Sports team mascots have evolved in recent years. Historically, they’ve been icons that attempt to convey values that the team hopes to represent to fans (especially young ones): some mix of toughness, friendliness, confidence, and resilience, all wrapped in fur and foam, the family-friendly face of what it means to root for the franchise. Some mascots are more or less human. Ragnar the Viking, who enjoyed a long run with the Minnesota Vikings until he priced himself out of the job in 2015, was just a dude on a motorcycle; Pittsburgh’s Steely McBeam is a giant, cartoonish character who is nonetheless identifiable as a person. Other mascots hail from the animal kingdom, like the Houston Texans’ Toro or the Chicago Bulls’ Benny the Bull, while some take on more abstract, Muppet-like forms, such as the Phillie Phanatic or the Miami Heat’s Burnie. Some are intuitively connected to the franchises they represent—the Toronto Raptors’ mascot is just Raptor the raptor—while others, like the Spurs’ Coyote, require more of a conceptual leap from the team’s name. But between the weird mascot arms race happening in Minor League Baseball and the wildly successful launch of the Philadelphia Flyers’ Gritty, every sports franchise is on notice: If you’re unveiling a new mascot, you’ve got to take a big swing.
We can only guess that was the mandate behind Mavrello, the latest addition to the Dallas Mavericks Extended Universe, who was unveiled Thursday morning.
Lots going on there. Before we get into it, here’s the character’s official mythology, straight out of the Mavs’ canon: Mavrello, whose full name is Mavrello Ballovic, is “a former Dallas Mavericks owner” who has been buried(!) in a bunker(!!) under Reunion Arena(!!!) since 1988, and who was “forced to dig his way out using only a concession stand spork.” That is some dark stuff for a lil’ anthropomorphic basketball! But it does explain a bit why Mavrello looks like what you’d get if you dipped Mr. Met in a tub of cocaine and left him someplace where he’d forget to make his child support payments for several years. The team, which had been teasing Mavrello’s appearance in recent weeks (here’s a cryptic picture of a dirty spork!), will continue to build out Mavrello’s backstory in the weeks and months to come. While he’s not technically the team’s new mascot, we can assume that whatever content the team creates will fit him into the constellation of Mavs mascots that includes MavsMan (a boring basketball-themed superhero) and Champ (a boring horse).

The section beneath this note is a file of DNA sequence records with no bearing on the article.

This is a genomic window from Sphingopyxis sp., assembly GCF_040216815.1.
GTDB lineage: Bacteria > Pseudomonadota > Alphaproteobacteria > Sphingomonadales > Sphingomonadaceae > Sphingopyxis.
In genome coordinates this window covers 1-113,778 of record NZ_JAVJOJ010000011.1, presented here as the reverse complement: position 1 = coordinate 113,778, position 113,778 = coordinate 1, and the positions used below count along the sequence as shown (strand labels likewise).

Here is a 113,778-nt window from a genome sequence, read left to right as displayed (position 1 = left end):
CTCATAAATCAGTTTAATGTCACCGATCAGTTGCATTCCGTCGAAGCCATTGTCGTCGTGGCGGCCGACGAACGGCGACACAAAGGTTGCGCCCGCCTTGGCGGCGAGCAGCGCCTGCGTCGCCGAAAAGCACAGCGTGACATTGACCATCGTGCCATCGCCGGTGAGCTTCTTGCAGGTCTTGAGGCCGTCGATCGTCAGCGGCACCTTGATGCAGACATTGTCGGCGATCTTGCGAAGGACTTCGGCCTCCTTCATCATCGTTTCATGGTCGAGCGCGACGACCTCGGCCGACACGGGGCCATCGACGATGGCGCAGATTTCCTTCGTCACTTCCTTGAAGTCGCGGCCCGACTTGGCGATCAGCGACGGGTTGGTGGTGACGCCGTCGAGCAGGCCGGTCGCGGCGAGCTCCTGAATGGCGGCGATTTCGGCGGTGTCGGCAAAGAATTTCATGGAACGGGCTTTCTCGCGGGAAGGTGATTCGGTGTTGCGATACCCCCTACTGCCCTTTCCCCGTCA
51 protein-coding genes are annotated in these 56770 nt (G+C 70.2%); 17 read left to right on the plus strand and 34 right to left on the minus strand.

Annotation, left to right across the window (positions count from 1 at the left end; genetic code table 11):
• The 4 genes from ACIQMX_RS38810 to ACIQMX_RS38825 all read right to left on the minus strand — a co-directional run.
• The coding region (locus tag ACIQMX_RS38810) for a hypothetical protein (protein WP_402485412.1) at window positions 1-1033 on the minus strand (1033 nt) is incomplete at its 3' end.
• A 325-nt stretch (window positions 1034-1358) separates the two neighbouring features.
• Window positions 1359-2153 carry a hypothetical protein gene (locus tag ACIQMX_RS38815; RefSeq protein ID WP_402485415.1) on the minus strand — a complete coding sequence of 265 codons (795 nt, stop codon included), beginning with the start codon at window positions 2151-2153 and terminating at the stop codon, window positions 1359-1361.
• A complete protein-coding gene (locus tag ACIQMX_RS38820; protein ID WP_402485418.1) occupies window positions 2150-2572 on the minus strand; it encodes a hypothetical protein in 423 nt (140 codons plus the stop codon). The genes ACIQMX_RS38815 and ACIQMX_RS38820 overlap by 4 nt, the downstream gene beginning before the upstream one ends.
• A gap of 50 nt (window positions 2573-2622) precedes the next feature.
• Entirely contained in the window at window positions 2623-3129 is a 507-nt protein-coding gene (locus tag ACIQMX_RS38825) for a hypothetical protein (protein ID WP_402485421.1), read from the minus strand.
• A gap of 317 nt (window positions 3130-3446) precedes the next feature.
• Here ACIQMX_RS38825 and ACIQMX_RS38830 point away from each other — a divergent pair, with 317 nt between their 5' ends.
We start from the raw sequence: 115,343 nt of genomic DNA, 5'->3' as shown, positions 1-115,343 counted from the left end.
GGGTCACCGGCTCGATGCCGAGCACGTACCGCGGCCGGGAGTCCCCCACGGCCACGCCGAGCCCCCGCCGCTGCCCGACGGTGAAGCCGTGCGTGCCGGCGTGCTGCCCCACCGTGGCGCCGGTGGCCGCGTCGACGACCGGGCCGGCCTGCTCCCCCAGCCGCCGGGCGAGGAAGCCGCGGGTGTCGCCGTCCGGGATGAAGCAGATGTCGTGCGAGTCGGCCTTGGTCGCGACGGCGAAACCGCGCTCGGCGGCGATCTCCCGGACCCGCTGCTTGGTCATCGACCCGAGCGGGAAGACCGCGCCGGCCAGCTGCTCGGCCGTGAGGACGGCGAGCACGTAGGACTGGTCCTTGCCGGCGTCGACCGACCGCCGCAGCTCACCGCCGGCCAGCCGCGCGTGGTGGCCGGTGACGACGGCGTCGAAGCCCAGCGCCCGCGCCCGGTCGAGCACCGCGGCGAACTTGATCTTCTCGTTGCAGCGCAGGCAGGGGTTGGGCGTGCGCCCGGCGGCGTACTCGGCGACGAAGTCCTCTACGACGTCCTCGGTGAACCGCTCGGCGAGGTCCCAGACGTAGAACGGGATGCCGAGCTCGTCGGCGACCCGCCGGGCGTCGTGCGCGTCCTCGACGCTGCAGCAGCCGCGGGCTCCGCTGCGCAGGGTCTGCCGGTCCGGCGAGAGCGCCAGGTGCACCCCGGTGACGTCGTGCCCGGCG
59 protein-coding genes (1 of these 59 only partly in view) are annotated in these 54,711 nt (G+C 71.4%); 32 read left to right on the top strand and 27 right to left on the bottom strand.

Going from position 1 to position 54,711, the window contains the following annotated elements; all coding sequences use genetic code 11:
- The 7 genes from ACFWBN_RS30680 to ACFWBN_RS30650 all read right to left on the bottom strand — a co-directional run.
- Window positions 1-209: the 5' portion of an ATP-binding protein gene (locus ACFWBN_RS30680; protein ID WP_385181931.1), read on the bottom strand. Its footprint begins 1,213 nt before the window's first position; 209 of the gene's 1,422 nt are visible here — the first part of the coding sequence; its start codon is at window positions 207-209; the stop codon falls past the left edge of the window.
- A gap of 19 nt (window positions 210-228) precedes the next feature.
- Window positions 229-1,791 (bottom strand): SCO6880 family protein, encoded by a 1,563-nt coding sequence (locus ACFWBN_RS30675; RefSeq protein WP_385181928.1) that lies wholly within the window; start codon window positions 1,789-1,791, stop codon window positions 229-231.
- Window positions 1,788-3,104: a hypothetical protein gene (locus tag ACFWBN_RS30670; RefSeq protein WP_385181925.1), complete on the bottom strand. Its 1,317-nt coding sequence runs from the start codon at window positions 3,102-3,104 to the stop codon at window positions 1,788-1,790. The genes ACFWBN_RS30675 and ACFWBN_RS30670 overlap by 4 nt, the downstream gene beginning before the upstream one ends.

Now then: let’s not dance around the figurative elephant in the room, which is that Mavrello looks like crap. The five o’clock shadow, the gold tooth (did he have that when he went into the bunker, or did he stop at a dentist after he dug his way out?), the ill-fitting ushanka, the foam hand that—let’s be honest—makes it look like he’s constantly presenting his middle finger, the … whatever that white stuff is behind him—none of it is how you would choose to present yourself for, say, a job interview. But Mavrello’s seedy appearance is part of what the Mavs are selling. In a statement about the character’s debut, owner Mark Cuban explained that “we must reinvent ourselves to appeal to [Gen Z fans] in new ways” and “we must expand our focus to engage people of all ages and attract new eyeballs to the game.” Running that through a brand-speak translator, Cuban is telling us that Mavrello is designed to be a meme, something so bizarre that adult fans—say, those in their twenties, whose appreciation for irony has turned Gritty into a bona fide icon—will find themselves drawn to a dirtbag basketball with a Slavic name and accent and overall aesthetic that lands right on the edge of being an offensive stereotype. (At least he’s not wearing a gold chain?)
It might work! Gritty himself was not beloved upon his 2018 debut (the early reactions included words like “horrifying”), but the ensuing years have been kind to the big orange guy. Mavrello’s whole thing, where he looks like what happens when a Pixar wannabe gets rejected and spends a rough weekend on a bender at Electric Daisy Carnival, might well appeal to Zoomers who are looking for a new way to express themselves in response to a question like “how are you doing today?” Champ and MavsMan are for the children, fans who are ready to be inspired by the majesty of sport; Mavrello is probably for their older siblings, when they find themselves too burned out from the sheer existential trauma of being alive in 2021 to do much more than thumb through some NBA highlights on Instagram before collapsing on the floor.
That’s the thing about sports, though. They’re for fans of all ages, all backgrounds, all levels of tolerance for Eastern European stereotypes depicted by cartoon characters, all stages of emotional exhaustion. You might not invite Mavrello to visit sick kids at the hospital, but he’d fit right in at a frat party. Time will tell if that’s enough to make him an enduring icon for the Mavericks.